Posted by Matt on December 16, 2013 Tagged with: copyright
Since I was being all belligerent about fair dealing a few weeks ago, I today I would talk about a less contentious copyright topic. Something we can (almost) all get behind and agree on: the Flickr Commons.
The Flickr Commons is a repository of images submitted by museums and archives which are, or are believed to be, in the public domain. Which is to say the copyright on the photos has expired and you can do anything you want with them. The material in the Commons can be a fascinating look into the history of various cities and institutions at a time when photography involved a lot more than just whipping out your smartphone. If you're not careful, the rabbit hole that is the Commons can be every bit as time-consuming as Wikipedia.
By my quick count, there are over 75 different institutions who currently maintain a collection in the Commons. Consistent with the Canadian focus of this blog, I'm going to feature some photos from some of the Canadian institutions, though I encourage you to spend some time exploring some of the collections from elsewhere.
The Law Society photos are mostly portraits of Ontario lawyers and judges, but there's a decent set of postcards, like this one of Osgoode Hall:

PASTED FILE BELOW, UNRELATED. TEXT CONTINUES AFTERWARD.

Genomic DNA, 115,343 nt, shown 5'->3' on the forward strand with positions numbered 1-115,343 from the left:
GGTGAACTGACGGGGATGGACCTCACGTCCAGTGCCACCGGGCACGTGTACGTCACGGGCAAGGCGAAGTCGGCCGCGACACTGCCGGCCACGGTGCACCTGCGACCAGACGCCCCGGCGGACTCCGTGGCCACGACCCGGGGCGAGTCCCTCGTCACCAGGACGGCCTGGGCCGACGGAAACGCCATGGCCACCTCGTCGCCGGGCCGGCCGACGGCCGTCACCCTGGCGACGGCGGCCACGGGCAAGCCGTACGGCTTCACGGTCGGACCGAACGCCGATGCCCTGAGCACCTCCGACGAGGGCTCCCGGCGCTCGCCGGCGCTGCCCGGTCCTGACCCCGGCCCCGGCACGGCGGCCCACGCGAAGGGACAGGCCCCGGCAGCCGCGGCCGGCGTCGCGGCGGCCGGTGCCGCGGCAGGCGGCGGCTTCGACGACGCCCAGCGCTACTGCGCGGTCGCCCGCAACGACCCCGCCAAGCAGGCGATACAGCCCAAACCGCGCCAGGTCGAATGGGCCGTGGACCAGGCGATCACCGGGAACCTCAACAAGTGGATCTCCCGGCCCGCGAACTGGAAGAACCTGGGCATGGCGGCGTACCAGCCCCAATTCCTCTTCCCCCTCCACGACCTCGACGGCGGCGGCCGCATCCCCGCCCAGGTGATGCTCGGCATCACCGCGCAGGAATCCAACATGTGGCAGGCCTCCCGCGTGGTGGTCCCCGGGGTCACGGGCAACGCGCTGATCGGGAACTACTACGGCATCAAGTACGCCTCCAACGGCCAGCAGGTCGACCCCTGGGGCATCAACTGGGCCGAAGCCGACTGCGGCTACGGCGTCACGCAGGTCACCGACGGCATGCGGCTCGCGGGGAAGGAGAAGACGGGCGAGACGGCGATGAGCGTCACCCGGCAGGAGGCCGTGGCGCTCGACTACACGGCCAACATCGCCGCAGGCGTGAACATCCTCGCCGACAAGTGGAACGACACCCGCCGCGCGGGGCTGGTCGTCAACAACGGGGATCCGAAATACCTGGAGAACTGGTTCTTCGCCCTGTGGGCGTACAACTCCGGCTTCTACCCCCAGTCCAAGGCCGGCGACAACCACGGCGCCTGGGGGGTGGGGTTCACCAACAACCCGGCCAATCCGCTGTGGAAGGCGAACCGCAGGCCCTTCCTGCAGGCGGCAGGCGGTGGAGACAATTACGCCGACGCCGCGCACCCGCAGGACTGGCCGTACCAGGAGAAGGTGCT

There is also a set of pictures documenting a 1924 trans-Atlantic trip to England. It's believed the two lawyers on the trip were on their way to London to present oral arguments before the Judicial Committee of the Privy Council, Canada's highest court at the time.
The Nova Scotia Archives collection manages to be somewhat more interesting, simply by virtue of not being mostly comprised of headshots of rich old white guys. There's a number of old Christmas cards and lobster wrappers and ships, but my personal favorite is the wanted posters. Like this guy, who you will recognize by his smart appearance and the fact that he walks erect:
This photo of the Sambro Island Lighthouse is pretty great as well:
The Vancouver Public Library collection is so good I don't even know where to begin. So here's Granville Street, 1951:
And I love this compilation of neon street signs, created through the magic of multiple exposures:
(This post was inspired by this Slaw post about the LSUC collection).